The private sector, including businesses, industries and the financial world, are critical players in climate adaptation. It is essential to engage corporations and finance providers in adaptation efforts. This idea was emphasized by various panelists—including Patricia Espinosa, Executive Secretary of the UNFCCC and Emma Howard Boyd, Chair of the Environment Agency in UK—who were part of a high level panel at a side event entitled Accelerating action and support for adaptation held on December 12, 2018 at COP24 in Katowice, Poland.
This side event was the first public event hosted by the Global Commission on Adaptation since its launch on October 16th, 2018. As noted here, the Global Commission on Adaptation is led by former UN Secretary Ban Ki-moon, Bill Gates and World Bank CEO Kristalina Georgieva, and was created to enhance the visibility and political importance of climate change adaptation.
During the side event, the need to elevate climate change adaptation to the political agenda but also to businesses and the financial world was highlighted as a way of more effectively enhancing resilience around the world. Corporations and the financial sector need to adapt to changing circumstances and plan for new climate risks in the economic and market environment.
The World Resource Institute (“WRI”) noted that multinational corporations, in particular, typically have operations and supply chains in many parts of the world and so the way they respond to climate change can affect many populations, including poor communities in developing countries. They can play an important role in making these communities more climate-resilient by building a resilient workforce, among other things.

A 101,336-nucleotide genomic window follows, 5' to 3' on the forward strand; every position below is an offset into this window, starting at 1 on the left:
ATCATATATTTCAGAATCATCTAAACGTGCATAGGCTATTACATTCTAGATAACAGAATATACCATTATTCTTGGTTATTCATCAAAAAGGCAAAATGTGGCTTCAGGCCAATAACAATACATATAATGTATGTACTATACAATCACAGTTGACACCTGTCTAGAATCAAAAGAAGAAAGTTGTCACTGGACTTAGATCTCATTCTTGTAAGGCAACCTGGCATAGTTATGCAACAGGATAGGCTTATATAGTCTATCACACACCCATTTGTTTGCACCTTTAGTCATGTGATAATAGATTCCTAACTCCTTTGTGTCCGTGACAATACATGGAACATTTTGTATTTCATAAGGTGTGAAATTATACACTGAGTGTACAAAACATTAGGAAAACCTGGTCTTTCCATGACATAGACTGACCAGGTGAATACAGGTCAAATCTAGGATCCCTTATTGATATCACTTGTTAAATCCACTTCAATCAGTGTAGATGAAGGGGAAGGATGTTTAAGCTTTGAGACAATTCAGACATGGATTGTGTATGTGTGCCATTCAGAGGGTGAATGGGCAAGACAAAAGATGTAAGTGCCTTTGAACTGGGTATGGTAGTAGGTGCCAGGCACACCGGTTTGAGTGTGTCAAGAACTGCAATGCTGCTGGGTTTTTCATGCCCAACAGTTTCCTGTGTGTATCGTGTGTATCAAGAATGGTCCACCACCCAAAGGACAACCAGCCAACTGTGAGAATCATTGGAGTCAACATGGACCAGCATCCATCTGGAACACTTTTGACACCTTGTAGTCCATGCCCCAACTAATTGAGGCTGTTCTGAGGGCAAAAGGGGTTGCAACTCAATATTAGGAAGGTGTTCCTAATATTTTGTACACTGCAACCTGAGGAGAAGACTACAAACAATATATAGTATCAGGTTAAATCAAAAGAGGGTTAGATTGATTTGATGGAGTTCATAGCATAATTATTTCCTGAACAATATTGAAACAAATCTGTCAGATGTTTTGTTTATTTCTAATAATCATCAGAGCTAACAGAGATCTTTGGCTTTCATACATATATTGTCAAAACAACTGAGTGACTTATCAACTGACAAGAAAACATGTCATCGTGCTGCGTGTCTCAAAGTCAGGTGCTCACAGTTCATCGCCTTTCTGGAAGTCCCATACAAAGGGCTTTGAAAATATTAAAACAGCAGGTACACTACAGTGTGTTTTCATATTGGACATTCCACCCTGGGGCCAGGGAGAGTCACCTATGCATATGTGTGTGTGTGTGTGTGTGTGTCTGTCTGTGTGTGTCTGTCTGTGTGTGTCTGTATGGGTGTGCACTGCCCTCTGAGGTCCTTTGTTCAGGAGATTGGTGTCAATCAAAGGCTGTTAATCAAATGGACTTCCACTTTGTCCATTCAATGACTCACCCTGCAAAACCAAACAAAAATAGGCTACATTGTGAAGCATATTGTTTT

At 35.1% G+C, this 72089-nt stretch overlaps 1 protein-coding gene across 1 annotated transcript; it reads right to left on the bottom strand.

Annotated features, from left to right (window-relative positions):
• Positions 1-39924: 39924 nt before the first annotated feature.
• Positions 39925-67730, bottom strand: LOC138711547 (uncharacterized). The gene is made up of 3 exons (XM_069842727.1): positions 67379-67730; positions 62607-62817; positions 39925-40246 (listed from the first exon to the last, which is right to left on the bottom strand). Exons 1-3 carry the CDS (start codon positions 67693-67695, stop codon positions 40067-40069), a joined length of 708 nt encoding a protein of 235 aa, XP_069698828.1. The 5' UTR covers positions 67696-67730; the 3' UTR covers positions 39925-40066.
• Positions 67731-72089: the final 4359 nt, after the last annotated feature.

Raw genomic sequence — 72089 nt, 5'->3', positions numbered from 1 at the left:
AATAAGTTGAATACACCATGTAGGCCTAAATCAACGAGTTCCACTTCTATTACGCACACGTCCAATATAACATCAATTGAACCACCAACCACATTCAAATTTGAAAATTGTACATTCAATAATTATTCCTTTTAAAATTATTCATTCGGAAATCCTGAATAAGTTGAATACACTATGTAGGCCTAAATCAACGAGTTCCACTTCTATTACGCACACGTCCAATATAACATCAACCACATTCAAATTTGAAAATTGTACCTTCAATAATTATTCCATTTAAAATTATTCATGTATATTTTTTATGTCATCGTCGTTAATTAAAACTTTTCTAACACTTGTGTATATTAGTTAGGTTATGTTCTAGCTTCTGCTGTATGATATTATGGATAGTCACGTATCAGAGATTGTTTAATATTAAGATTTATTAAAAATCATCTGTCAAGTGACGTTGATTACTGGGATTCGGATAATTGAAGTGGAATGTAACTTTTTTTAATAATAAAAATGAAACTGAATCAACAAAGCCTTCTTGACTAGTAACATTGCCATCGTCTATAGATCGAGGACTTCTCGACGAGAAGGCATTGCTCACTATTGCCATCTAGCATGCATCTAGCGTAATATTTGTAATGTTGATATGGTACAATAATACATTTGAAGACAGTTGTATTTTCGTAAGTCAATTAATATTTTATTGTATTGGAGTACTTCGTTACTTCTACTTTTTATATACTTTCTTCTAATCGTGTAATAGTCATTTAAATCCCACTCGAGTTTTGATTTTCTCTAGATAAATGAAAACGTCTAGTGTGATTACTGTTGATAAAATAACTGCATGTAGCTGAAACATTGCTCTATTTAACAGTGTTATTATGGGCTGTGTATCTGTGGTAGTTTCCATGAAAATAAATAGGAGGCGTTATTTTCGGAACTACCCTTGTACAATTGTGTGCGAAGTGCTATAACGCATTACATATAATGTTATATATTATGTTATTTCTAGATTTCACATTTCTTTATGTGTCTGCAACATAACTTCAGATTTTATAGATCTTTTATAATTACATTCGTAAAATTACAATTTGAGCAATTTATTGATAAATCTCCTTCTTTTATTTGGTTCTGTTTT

WRI also points out that climate change adaptation represents an opportunity for corporations to create new goods and services that are more climate-resilient and redesign current products into climate-resilient goods. For example, BASF has developed new technologies for climate change adaptation including a special elastomer polyurethane system “Elastocoast” to protect dikes by absorbing the force of the breaking waves and slowing down the water masses. In order to optimize crop plants such as corn, soy and wheat, BASF’s researchers are also developing stress-tolerant plants that are more resistant to extreme weather conditions such as drought. Moreover, in 2008, Caisse des Dépôts launched an international research programme on adaptation focused on designing and funding infrastructure, recognizing the importance of considering climate change in the design of new infrastructure and modification of old infrastructure.